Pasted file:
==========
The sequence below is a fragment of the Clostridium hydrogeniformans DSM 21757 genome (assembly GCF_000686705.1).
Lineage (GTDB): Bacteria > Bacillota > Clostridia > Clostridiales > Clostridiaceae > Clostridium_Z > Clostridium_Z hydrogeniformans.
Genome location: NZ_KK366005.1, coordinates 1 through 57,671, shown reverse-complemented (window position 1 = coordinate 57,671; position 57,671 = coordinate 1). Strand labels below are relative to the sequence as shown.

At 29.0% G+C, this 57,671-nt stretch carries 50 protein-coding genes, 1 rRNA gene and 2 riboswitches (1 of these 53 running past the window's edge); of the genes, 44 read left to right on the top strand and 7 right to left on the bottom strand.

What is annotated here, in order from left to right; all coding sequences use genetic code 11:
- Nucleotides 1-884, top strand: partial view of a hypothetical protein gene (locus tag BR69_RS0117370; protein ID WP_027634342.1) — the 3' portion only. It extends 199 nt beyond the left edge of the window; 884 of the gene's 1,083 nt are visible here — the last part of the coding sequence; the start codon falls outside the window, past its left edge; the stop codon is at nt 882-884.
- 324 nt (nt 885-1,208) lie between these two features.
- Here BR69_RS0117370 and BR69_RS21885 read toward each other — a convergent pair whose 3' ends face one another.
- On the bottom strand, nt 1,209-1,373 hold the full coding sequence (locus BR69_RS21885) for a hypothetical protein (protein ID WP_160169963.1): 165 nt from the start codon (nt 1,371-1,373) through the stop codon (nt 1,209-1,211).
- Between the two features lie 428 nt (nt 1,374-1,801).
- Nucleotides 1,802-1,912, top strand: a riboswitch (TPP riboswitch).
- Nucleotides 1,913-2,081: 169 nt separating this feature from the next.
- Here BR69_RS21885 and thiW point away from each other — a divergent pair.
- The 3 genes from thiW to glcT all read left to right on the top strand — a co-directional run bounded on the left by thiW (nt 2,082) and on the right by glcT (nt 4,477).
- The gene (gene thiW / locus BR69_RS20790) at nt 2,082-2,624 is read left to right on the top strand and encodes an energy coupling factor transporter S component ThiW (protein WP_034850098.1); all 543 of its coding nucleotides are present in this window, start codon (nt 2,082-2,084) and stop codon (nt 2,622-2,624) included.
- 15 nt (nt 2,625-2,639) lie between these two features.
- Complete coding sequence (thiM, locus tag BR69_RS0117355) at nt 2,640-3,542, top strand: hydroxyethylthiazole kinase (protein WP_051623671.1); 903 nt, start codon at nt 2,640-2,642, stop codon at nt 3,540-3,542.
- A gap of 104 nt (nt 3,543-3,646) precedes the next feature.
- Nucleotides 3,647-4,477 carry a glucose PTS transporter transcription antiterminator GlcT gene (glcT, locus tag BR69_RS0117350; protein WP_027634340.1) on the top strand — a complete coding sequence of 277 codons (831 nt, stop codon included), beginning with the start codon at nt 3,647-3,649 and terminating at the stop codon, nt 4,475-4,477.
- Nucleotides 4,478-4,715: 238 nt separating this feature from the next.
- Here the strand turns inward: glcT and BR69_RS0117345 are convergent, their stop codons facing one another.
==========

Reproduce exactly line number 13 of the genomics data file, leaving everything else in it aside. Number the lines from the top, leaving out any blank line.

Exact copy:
- Here BR69_RS21885 and thiW point away from each other — a divergent pair.